This is the weekly Q & A blog post by our Research Professor in Philosophy, Dr. William Lane Craig.
Hello dr. Craig!
I would like to thank you for your work,you really helped me a lot! I write you in time of great doubt and spiritual struggle. For years, my faith is going up and down and it is really exhausting. I do find your arguments very persuasive but this is where I hit the wall- the problem of evil.
I was contemplating about the horror of suffering in lives of some of my family members and I just don't understand it. One of them even rejected God! I know about Alvin Plantinga's free will defense but I can't tell people beaten down by life: "Well, that is simply an emotional problem, you don't and cannot know Gods reasons for permitting it." I actually said that I get this response: "I don't care what kind of problem it is, when I see my dying child I cannot believe that. You don't know what is life, you are to young and naive!" I have nothing to say to them, nor I can blame them for rejecting God. Really,how can I? That is not my question, I understand free will defense.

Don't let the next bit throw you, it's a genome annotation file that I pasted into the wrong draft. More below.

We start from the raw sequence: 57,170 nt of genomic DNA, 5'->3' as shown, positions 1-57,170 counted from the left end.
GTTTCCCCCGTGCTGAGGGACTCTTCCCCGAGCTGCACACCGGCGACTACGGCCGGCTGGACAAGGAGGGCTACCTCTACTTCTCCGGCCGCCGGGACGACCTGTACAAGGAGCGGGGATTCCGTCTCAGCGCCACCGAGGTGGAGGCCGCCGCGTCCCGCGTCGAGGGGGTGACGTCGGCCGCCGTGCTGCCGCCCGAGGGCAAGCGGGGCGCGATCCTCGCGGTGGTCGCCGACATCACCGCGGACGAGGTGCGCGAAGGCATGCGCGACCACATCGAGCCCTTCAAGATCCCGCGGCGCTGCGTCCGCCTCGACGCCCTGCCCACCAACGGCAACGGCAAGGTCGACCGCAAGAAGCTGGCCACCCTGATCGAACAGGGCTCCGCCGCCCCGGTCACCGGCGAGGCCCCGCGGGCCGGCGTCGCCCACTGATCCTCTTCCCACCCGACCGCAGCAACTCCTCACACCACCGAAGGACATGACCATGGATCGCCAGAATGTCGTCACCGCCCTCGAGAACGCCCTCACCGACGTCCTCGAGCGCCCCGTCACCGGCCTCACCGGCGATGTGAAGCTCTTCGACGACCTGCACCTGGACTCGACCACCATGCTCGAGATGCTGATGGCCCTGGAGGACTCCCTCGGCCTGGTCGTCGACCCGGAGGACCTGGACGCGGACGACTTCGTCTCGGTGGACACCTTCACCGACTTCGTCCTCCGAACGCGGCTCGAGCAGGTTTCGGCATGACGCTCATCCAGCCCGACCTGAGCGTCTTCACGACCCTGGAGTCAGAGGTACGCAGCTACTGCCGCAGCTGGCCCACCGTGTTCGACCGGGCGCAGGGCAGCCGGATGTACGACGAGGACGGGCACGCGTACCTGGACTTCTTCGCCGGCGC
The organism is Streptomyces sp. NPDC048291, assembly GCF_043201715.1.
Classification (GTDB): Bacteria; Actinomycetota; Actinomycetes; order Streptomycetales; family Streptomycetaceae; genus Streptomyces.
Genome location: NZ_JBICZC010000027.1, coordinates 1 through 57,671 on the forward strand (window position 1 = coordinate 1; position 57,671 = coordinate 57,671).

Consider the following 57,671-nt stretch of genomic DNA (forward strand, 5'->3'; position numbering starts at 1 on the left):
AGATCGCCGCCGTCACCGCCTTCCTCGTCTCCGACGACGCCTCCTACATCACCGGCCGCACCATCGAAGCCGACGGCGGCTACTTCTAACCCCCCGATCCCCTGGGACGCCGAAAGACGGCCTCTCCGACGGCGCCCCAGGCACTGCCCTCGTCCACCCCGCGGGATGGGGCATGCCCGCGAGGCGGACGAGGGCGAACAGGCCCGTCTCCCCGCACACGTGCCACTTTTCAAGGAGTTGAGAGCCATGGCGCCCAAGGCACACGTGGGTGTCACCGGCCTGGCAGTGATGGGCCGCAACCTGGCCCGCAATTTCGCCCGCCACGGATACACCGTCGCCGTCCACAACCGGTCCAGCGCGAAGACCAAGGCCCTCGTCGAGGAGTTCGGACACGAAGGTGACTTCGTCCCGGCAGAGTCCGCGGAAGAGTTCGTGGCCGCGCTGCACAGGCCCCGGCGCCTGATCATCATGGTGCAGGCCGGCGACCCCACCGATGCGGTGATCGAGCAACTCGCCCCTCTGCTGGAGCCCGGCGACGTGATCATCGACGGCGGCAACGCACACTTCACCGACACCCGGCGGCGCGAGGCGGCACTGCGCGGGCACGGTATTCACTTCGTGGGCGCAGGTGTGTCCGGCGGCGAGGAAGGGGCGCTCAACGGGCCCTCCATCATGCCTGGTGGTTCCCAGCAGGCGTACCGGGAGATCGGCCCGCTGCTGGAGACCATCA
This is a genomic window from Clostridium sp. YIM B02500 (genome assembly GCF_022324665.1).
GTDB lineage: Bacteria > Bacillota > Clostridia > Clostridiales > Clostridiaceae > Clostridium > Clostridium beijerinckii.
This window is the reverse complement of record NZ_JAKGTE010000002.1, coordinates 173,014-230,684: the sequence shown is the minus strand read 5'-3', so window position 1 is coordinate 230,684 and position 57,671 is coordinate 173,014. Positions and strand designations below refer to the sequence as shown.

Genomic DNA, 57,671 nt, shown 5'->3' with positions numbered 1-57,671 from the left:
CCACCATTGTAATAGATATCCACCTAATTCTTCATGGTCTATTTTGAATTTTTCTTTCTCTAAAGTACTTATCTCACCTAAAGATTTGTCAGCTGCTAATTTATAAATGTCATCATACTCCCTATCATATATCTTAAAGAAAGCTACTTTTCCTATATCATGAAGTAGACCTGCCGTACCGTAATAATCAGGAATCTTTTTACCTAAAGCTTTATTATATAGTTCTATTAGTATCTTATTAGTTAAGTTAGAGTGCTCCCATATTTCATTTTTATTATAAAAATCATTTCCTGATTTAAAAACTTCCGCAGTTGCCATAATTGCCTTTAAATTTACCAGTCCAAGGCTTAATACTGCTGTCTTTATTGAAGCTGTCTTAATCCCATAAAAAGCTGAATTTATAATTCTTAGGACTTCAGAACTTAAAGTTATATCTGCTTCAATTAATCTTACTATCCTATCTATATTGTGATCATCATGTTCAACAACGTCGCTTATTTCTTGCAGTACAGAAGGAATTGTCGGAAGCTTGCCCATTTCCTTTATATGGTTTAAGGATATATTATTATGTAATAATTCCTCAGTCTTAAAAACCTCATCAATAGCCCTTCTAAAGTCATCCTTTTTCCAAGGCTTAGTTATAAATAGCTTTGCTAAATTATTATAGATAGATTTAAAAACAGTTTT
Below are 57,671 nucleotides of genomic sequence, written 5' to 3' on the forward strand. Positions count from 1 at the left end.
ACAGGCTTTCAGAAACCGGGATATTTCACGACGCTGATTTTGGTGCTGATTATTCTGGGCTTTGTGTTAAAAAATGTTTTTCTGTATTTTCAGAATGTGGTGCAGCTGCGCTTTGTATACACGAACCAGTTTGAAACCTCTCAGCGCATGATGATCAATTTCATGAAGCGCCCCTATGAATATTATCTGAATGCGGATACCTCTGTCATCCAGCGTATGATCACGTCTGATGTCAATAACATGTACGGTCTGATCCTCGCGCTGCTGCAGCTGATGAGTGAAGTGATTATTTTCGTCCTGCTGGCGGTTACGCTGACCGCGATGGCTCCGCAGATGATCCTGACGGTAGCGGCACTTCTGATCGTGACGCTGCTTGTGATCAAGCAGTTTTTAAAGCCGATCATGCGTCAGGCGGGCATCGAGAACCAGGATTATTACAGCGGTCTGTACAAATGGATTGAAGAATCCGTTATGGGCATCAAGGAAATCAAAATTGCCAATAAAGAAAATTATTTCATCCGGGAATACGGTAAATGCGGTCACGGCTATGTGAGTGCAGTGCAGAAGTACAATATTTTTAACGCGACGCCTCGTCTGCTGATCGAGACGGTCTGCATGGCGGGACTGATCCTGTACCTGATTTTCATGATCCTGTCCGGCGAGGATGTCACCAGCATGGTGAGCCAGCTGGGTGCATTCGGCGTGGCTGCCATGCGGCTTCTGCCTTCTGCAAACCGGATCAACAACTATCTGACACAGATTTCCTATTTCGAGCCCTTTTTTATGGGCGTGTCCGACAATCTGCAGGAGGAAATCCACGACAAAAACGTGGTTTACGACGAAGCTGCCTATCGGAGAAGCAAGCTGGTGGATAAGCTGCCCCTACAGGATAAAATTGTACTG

My question is: do you think that people who reject God on emotional basis (because of their suffering) will go to hell? I think many people who reject their faith, reject it just because of that. That is a lot of people! How can I blame them if the burden is too heavy? Why did God permitted that much suffering that goes beyond ones reason and lefts Him with emotional rejection?
Also, is free will worthy of that? It seems to me that 90% of all people have to go to hell for eternity. So how is God all-good and all-loving if he created world permeated by evil and most of people that he created have to go to hell. You can say we all deserve hell which is true- but He created us susceptible to sin! He also knew that we would reject Him. Couldn't he create the world of free creatures but also do something like ordaining the stars in the sky to have cross shape and that due to some reactions once a year, in Easter they shine with differed colors or something similar. Isn't that worthy of salvation even just one more person than without it? Much more people would be saved I think. That is why I struggle. Majority of true Christians also have doubts from time to time. There are very few people who don't weaver- because it is hard to believe when you see al that!
Dr. Craig, this sometimes keeps me awake at night. Sometimes I forget it for months- but I have to face those questions and I need answer. I have really great respect towards you and hope that you can provide an answer or advice how to deal with this.
(Country not specified)
Dr. William Lane Craig’s Response
Anon., you’ve raised a tangle of different questions that require some teasing apart in order to answer. Let’s start at the beginning.